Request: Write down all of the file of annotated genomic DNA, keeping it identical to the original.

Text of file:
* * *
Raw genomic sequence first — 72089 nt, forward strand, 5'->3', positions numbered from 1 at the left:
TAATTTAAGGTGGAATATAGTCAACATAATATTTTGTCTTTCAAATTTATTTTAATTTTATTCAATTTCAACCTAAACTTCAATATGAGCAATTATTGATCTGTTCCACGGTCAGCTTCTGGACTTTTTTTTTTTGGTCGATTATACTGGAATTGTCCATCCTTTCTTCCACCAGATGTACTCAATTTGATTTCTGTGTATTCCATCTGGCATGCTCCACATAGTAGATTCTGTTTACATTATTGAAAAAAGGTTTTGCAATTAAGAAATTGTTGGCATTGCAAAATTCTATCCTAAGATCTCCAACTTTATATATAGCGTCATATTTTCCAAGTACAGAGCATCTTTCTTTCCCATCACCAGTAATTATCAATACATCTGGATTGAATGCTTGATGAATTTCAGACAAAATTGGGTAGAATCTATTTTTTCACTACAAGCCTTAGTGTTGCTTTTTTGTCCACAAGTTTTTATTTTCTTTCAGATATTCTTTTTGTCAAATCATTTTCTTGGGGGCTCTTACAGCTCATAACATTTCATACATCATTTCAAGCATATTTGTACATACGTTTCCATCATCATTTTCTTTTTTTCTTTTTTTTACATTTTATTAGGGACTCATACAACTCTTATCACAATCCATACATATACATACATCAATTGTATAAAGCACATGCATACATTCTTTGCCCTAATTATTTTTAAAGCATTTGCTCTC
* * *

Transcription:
Raw genomic sequence first — 72089 nt, forward strand, 5'->3', positions numbered from 1 at the left:
TAATTTAAGGTGGAATATAGTCAACATAATATTTTGTCTTTCAAATTTATTTTAATTTTATTCAATTTCAACCTAAACTTCAATATGAGCAATTATTGATCTGTTCCACGGTCAGCTTCTGGACTTTTTTTTTTTGGTCGATTATACTGGAATTGTCCATCCTTTCTTCCACCAGATGTACTCAATTTGATTTCTGTGTATTCCATCTGGCATGCTCCACATAGTAGATTCTGTTTACATTATTGAAAAAAGGTTTTGCAATTAAGAAATTGTTGGCATTGCAAAATTCTATCCTAAGATCTCCAACTTTATATATAGCGTCATATTTTCCAAGTACAGAGCATCTTTCTTTCCCATCACCAGTAATTATCAATACATCTGGATTGAATGCTTGATGAATTTCAGACAAAATTGGGTAGAATCTATTTTTTCACTACAAGCCTTAGTGTTGCTTTTTTGTCCACAAGTTTTTATTTTCTTTCAGATATTCTTTTTGTCAAATCATTTTCTTGGGGGCTCTTACAGCTCATAACATTTCATACATCATTTCAAGCATATTTGTACATACGTTTCCATCATCATTTTCTTTTTTTCTTTTTTTTACATTTTATTAGGGACTCATACAACTCTTATCACAATCCATACATATACATACATCAATTGTATAAAGCACATGCATACATTCTTTGCCCTAATTATTTTTAAAGCATTTGCTCTC